A "P" boat under the U.S. Army designation system was a Patrol or rescue vessel. When the USAF inherited the Army boats, they completely changed the numbering sytem but started the number with an "R". The Navy used a "C" for theirs while the Coast Guard used "CG". Other prefixes you will see in Army O(ther) include "Q" for personnel vessels of roughly cabin cruiser size and "QS" for fast supply boats. The final prefix found here is "J", used to designate launches of many types and sizes.
There are more boat numbers listed than there were boats produced. The reason for this is that some boats originally produced for the Navy were transferred to the Army. If I have no information linking a specific Navy hull number (ex: C-***) to a specific Army number (P-***) that hull will probably listed twice. If on the other hand I did have information linking a specific Navy Hull number to a specific Army hull number, then the hull will be listed once, with both numbers appearing on the same line.
Emergency Rescue Boat Squadrons
1st ERBS Mediterranean
2nd ERS No boats, OA-10A Catalinas assigned to the 5th Air Force in 7/44
3rd ERS No boats, 12 OA-10A Catalinas assigned to the 5th Air Force
4th ERS No boats, OA-10A Catalinas assigned to the 20th Air Force
5th ERBS European theater, then sent to the Pacific 7/45
6th ERBS Assigned to the 5th Air Force in the Pacific, Okinawa
7th ERBS Transferred from India to Okinawa 8/45
8th ERBS Based in the Mediterranean., apparently overlapping the 1st ERBS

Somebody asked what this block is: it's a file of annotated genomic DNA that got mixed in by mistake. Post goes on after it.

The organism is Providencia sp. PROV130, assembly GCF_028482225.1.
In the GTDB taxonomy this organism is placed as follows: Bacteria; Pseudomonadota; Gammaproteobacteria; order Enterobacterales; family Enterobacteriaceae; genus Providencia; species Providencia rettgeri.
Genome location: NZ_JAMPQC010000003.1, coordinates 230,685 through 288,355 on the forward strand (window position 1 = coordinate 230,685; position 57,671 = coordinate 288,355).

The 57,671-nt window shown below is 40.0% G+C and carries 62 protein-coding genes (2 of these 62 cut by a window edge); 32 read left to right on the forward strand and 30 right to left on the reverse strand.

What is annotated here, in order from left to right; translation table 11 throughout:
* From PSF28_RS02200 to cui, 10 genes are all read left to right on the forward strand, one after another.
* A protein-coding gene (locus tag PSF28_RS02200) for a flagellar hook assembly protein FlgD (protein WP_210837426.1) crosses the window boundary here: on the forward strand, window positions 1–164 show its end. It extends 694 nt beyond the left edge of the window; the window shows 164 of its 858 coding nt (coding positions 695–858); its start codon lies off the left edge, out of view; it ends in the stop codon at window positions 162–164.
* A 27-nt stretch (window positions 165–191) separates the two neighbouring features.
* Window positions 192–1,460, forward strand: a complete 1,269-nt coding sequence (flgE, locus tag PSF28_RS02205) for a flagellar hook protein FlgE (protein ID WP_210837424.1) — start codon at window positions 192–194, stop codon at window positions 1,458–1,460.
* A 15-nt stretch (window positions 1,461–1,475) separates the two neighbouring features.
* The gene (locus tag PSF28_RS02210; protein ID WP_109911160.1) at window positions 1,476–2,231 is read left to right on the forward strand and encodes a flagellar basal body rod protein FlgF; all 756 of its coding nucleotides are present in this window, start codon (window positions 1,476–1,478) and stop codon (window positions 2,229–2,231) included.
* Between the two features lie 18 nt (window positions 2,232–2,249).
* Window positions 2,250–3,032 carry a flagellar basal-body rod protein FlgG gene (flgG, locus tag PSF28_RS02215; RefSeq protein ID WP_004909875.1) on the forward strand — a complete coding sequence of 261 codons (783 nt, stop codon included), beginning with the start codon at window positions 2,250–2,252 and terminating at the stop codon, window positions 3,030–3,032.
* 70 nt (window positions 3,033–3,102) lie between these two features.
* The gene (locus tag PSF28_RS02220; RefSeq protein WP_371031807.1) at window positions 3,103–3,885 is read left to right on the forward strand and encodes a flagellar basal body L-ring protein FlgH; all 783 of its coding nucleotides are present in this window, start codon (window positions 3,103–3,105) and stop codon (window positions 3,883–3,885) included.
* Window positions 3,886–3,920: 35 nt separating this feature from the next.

9th ERBS Unknown
10th ERBS Alaska and all the Aleutian Islands, to the Kurile Islands
11th ERBS Eastern Caribbean.
12th ERBS Western Caribbean, covering all of Panama and surrounding waters of the Pacific, and part of S. America.
13th ERBS Hawaii (previously the 927th Quartermaster Boat Company (AVN)
14th ERBS Assigned to the 5th Air Force, along with the 2nd ERBS in the Pacific
15th ERBS Assigned to the 13th Air Force in the Pacific.
6th CRBS Bermuda during the 1950s.
22nd CRBS Korea, Japan, and the Pacific during the Korean War.
Much, but not all, of the data comes from "Report of Army Small Boat Construction, 1 July 1940 to 31 May 1945" and " U.S.. Army Ships and Watercraft of World War II". Another extensively used source was "Crash Boats" by Dave Linley & Terry Holham. Additional data came from George Schneider, who has extensive records of the boats. Two 94 ft. prototype boats were built in 1955 or 56, but the program was dropped. The 83-foot boats were Design 203, built at the beginning of the air sea rescue boat program.
* 72' boats pre-WWII boats, 15' beam. One each was Located at MacDill (FL), Bolling Field (DC), and Bermuda.
** 83' boats, design #203, with 32 built, are probably a USCG design. Some USCG #s overlap rescue boat numbers. Some sources show them as 84' Boats.